gender equality and women empowerment. In a press release, the World Bank states that
[w]omen and marginalized groups in particular see benefits from CCTs, often stretching
beyond the household (The World Bank). In Mexico, a study reveals that there is an increase
in confidence and self-esteem among women as a result of having equal control of family
resources and the promotion of the education of girls through the CCT (Adato et.al 5). The
same thing applies in the Philippines as women are given more chance for education and
control of resources within the household. Handayani believes that CCTs may have effects
on improving the balance in intra-household dynamics. This in return translates into status
improvement of women in the community.
Despite these, there are still some who remains skeptical on the Pantawid Pamilyang
Pilipino Program. Perhaps the most common argument against the program is that it promotes
a culture of dependency among its beneficiaries. In a study entitled Does Pantawid Foster
Dependence or Encourage Work? Evidence from a Randomized Experiment, Orbeta and
Paqueo mentions that there is a tendency for recipients to rely heavily on the governments
support as their primary source of income (1-2). They add that this is built upon the standard
idea in economic theory that people who receive social assistance will be discourage from
seeking work (2). Thus, providing cash transfer to the poor can lead to a lost in incentive to
improve their welfare using their own initiatives and resources. Simply put, it does not
empower the poor.
This dependency syndrome stems from the fact that the subsidies provided by the
4Ps do not give the recipients the skills needed for employment (Alzua, Cruces, Repani 1216). Unlike the conditional cash transfer programs of other countries, the Philippines

Pantawid Pamilya extends its educational assistance only for five years and to children aged
14 and below. At this age, the only educational attainment that children receive is elementary
education. According to Shahani [a]s children from beneficiary families become ineligible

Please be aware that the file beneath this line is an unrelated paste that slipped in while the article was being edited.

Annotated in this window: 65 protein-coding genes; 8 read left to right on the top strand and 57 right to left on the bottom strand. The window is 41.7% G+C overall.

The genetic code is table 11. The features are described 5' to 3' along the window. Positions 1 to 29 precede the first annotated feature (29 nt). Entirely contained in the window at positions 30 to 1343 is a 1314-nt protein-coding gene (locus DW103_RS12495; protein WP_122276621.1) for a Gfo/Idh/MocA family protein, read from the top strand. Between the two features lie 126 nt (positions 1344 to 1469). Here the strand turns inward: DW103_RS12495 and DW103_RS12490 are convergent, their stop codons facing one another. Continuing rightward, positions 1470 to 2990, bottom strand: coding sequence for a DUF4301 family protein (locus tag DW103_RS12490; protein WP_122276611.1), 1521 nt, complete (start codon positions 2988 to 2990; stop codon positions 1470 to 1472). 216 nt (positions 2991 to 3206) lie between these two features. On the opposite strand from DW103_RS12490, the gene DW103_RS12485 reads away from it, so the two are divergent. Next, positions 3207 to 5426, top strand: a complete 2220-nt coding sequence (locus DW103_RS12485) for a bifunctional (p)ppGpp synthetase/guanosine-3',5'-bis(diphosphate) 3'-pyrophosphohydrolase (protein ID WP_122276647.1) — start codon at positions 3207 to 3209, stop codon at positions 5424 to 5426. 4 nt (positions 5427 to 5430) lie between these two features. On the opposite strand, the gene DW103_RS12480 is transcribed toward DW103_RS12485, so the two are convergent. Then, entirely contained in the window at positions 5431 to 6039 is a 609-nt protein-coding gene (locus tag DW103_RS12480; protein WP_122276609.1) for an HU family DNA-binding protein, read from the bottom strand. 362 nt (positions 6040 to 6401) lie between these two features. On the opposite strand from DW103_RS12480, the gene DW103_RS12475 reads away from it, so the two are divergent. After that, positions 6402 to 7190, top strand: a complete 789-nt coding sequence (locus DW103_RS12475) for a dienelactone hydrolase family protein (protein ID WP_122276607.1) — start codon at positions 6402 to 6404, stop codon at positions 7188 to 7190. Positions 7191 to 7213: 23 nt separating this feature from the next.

for cash transfers, there is less incentive for them to continue schooling. This means that
with less education, these children are face with the challenge of less employment
opportunities. Instead of providing the poor with the necessary capital to escape from
poverty, they are only given benefits that last for a short period. Even if the income support to
the poor gives them a way to meet their basic needs, it doesnt follow that their economic
status will change permanently.
Although promoting dependency is somewhat true, this is not always the case. The
program was designed in such a way that it would hinder a culture of dependency. According
to Chaudhury and Okamura, [t]he level of transfer was designed to be sufficient enough to
encourage poor households to send children to schools and health centers on a regular basis,
yet low enough as not to encourage dependency. This means that the amount receive by the
beneficiaries is not enough to cover all their basic needs. Hence it is not meant to be used as a
source of livelihood. In fact, household beneficiaries still need to find other source for income
in order to support their family. It is estimated that the money grants accounts only for 20%
of the annual income of each household beneficiary (Velarde and Fernandez 6-8).
Additionally, evidence from latest studies in other countries reveals that social
assistance such as CCT has the opposite effect. Instead of promoting dependency, conditional
cash transfer programs actually encourages self-sufficiency. In Brazil, household recipients
use the cash transfer to diversify their income portfolio and even start their own business
(Lichand 5). According to Lichand, Brazils CCT stimulates self-employment and might
have positive long-term effects on growth (6-8). The reason behind this is that recipients are
less wealth-constrained after receiving support from the CCT. Through the cash transfer, they

accumulate additional capitals necessary to engage in business activities. This highlights the